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Possible Depiction of Female Shaman Unearthed in Japan

Monday, October 14, 2019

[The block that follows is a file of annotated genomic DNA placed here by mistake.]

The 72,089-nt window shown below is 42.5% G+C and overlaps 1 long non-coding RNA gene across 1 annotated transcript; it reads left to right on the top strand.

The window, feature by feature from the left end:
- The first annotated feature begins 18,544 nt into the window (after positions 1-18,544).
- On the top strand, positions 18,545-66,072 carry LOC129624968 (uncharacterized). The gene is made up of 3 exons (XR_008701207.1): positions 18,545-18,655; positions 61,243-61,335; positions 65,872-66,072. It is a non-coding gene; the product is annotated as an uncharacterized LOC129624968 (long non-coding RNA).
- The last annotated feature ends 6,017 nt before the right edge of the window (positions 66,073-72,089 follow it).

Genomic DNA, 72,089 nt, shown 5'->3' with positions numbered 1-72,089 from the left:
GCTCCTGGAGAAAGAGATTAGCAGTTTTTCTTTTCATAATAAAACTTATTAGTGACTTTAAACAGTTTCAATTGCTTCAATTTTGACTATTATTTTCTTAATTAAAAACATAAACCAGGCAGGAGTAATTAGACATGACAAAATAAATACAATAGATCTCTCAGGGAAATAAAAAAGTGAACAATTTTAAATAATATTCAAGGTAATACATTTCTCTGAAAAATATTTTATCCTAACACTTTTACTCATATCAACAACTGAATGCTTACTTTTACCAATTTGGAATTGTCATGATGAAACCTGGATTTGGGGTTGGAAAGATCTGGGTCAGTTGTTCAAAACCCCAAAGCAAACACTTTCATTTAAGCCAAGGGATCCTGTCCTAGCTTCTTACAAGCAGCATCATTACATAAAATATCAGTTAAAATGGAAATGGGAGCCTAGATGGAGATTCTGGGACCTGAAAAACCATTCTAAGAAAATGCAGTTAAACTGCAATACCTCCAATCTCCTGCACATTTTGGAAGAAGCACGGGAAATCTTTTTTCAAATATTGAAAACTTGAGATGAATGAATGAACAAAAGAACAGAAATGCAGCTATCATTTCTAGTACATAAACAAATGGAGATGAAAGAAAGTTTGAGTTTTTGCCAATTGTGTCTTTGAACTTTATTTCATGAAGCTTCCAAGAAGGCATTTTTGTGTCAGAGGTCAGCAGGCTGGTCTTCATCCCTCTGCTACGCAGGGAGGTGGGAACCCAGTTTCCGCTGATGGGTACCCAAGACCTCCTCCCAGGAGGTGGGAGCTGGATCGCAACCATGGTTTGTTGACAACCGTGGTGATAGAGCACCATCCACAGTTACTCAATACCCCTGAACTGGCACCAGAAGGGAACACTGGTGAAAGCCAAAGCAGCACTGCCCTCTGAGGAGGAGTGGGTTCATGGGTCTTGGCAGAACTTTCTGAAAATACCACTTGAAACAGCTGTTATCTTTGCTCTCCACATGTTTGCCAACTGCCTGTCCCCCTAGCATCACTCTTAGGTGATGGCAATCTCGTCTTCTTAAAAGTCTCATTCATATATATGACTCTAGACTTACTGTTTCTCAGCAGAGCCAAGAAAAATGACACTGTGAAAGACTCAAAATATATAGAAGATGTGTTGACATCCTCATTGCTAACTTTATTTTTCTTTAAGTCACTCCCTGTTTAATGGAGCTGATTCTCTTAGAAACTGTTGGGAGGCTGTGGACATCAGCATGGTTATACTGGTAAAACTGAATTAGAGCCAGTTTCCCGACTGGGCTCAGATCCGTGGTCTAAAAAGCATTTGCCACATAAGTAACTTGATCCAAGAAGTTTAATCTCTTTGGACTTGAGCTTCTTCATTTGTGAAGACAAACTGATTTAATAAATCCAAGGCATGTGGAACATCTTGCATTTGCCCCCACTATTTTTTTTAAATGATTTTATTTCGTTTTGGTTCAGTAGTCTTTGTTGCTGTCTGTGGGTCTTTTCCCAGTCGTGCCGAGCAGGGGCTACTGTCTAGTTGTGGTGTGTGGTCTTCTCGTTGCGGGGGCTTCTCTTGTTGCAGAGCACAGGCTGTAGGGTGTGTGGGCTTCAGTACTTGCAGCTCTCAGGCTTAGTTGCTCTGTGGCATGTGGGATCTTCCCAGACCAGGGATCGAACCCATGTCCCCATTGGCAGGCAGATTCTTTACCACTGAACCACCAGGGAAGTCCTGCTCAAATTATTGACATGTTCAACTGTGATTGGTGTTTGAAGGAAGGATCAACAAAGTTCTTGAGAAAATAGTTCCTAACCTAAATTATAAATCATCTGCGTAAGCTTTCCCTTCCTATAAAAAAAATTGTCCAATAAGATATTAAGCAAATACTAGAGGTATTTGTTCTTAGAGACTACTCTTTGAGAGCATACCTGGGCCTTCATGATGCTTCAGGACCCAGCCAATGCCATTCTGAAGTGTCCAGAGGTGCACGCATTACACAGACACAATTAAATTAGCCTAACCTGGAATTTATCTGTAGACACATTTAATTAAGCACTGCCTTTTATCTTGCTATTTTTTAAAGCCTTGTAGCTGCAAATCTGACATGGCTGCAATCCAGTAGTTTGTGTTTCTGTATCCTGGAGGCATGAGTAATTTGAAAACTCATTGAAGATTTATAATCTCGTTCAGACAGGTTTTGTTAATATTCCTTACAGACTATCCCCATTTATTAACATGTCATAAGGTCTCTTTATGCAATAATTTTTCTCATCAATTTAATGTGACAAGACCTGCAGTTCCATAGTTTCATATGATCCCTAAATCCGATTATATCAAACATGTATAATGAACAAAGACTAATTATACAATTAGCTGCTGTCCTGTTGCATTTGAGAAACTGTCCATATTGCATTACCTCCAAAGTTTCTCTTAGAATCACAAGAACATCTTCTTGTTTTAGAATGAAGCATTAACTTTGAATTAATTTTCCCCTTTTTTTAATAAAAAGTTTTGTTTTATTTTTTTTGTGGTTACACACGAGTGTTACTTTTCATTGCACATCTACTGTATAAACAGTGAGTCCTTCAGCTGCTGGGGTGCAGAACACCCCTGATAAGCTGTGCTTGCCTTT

Japan Female ShamanNARA PREFECTURE, JAPAN—The Mainichi reports that a fragment of an earthenware vessel inscribed with a possible drawing of a woman shaman wearing a bird costume was uncovered in western Japan at Shimizukaze, a site dating to the middle of the Yayoi Period, around 100 B.C. Nineteen other earthen vessels inscribed with human figures with outstretched arms have been unearthed across Japan, but this is the first to appear to have breasts, which are depicted with circles on the figure’s chest. Her eyes, nose, mouth, and one arm with five fingers are also visible on the fragment, which measures about five inches by six and one-half inches. Kazuhiro Tatsumi of Doshisha University suggested a shaman dressed in a bird costume may have prayed for a rich grain harvest, since the spirits of grain were thought to have been carried by birds. A total of more than 450 inscribed vessels have been found at Shimizukaze and the large Yayoi-period settlement located nearby at Karako Kagi. For another recent discovery from Japan, go to "World Roundup: Japan."

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